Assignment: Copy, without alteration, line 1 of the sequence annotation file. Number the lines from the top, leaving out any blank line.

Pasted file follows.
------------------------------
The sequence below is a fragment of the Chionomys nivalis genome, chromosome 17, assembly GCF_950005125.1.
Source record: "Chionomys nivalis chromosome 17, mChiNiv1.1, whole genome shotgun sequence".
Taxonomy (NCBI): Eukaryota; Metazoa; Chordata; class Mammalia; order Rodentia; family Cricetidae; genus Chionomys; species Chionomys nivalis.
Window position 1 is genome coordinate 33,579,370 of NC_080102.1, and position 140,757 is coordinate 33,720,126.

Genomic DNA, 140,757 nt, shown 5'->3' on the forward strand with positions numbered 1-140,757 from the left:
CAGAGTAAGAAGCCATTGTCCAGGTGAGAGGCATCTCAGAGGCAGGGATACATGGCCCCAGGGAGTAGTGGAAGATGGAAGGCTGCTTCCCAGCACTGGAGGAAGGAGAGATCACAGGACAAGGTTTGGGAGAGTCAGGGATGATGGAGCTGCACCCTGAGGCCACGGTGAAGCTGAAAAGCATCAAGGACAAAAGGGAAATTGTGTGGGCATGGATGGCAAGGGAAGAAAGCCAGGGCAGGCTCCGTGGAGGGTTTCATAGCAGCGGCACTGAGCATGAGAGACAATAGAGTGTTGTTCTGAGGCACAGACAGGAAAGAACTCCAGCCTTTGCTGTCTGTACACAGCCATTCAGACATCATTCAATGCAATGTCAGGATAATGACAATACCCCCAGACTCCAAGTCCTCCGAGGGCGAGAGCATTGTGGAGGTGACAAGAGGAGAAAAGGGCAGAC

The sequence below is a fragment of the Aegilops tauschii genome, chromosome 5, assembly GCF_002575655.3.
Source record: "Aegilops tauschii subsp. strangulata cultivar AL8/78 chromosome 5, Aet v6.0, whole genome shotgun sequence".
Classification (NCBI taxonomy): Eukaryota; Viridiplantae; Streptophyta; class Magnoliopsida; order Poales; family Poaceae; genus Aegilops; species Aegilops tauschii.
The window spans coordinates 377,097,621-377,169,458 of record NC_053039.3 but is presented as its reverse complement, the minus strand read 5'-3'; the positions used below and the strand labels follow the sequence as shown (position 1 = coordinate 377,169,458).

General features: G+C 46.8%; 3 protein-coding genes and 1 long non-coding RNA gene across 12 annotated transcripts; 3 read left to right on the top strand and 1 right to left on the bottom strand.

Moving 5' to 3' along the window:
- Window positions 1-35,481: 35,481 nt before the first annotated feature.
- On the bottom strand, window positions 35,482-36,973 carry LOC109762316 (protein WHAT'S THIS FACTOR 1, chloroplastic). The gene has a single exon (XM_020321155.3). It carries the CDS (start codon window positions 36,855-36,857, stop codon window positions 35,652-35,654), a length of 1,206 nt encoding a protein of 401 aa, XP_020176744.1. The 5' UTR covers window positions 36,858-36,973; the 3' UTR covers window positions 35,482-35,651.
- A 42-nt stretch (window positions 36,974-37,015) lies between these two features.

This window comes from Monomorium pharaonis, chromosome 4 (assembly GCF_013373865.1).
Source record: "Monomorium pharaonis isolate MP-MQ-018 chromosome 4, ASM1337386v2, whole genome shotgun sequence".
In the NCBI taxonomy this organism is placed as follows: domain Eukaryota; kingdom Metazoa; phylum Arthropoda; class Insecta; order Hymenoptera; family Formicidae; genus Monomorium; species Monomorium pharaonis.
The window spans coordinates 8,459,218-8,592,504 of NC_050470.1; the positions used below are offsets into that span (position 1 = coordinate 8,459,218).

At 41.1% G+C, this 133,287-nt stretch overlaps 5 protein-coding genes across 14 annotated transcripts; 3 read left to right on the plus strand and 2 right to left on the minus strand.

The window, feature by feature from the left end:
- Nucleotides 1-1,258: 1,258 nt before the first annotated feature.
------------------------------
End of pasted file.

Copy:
The sequence below is a fragment of the Chionomys nivalis genome, chromosome 17, assembly GCF_950005125.1.